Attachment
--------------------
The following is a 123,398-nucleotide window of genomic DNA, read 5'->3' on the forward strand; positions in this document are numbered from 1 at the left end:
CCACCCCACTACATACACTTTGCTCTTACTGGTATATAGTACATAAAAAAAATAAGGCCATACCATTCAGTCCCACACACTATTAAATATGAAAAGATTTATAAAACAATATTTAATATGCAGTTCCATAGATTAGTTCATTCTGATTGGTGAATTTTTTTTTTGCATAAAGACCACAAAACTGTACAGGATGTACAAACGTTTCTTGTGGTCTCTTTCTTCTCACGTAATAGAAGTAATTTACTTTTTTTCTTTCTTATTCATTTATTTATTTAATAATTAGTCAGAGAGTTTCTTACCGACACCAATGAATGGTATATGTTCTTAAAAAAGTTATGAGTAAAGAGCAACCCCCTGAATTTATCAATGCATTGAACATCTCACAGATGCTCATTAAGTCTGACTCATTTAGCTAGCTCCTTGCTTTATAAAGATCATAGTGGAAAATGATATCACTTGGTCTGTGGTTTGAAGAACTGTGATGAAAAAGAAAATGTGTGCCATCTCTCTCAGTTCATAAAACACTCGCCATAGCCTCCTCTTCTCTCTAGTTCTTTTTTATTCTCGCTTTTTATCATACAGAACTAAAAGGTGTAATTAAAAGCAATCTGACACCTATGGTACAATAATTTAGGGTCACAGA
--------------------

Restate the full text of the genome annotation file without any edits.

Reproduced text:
The following is a 123,398-nucleotide window of genomic DNA, read 5'->3' on the forward strand; positions in this document are numbered from 1 at the left end:
CCACCCCACTACATACACTTTGCTCTTACTGGTATATAGTACATAAAAAAAATAAGGCCATACCATTCAGTCCCACACACTATTAAATATGAAAAGATTTATAAAACAATATTTAATATGCAGTTCCATAGATTAGTTCATTCTGATTGGTGAATTTTTTTTTTGCATAAAGACCACAAAACTGTACAGGATGTACAAACGTTTCTTGTGGTCTCTTTCTTCTCACGTAATAGAAGTAATTTACTTTTTTTCTTTCTTATTCATTTATTTATTTAATAATTAGTCAGAGAGTTTCTTACCGACACCAATGAATGGTATATGTTCTTAAAAAAGTTATGAGTAAAGAGCAACCCCCTGAATTTATCAATGCATTGAACATCTCACAGATGCTCATTAAGTCTGACTCATTTAGCTAGCTCCTTGCTTTATAAAGATCATAGTGGAAAATGATATCACTTGGTCTGTGGTTTGAAGAACTGTGATGAAAAAGAAAATGTGTGCCATCTCTCTCAGTTCATAAAACACTCGCCATAGCCTCCTCTTCTCTCTAGTTCTTTTTTATTCTCGCTTTTTATCATACAGAACTAAAAGGTGTAATTAAAAGCAATCTGACACCTATGGTACAATAATTTAGGGTCACAGA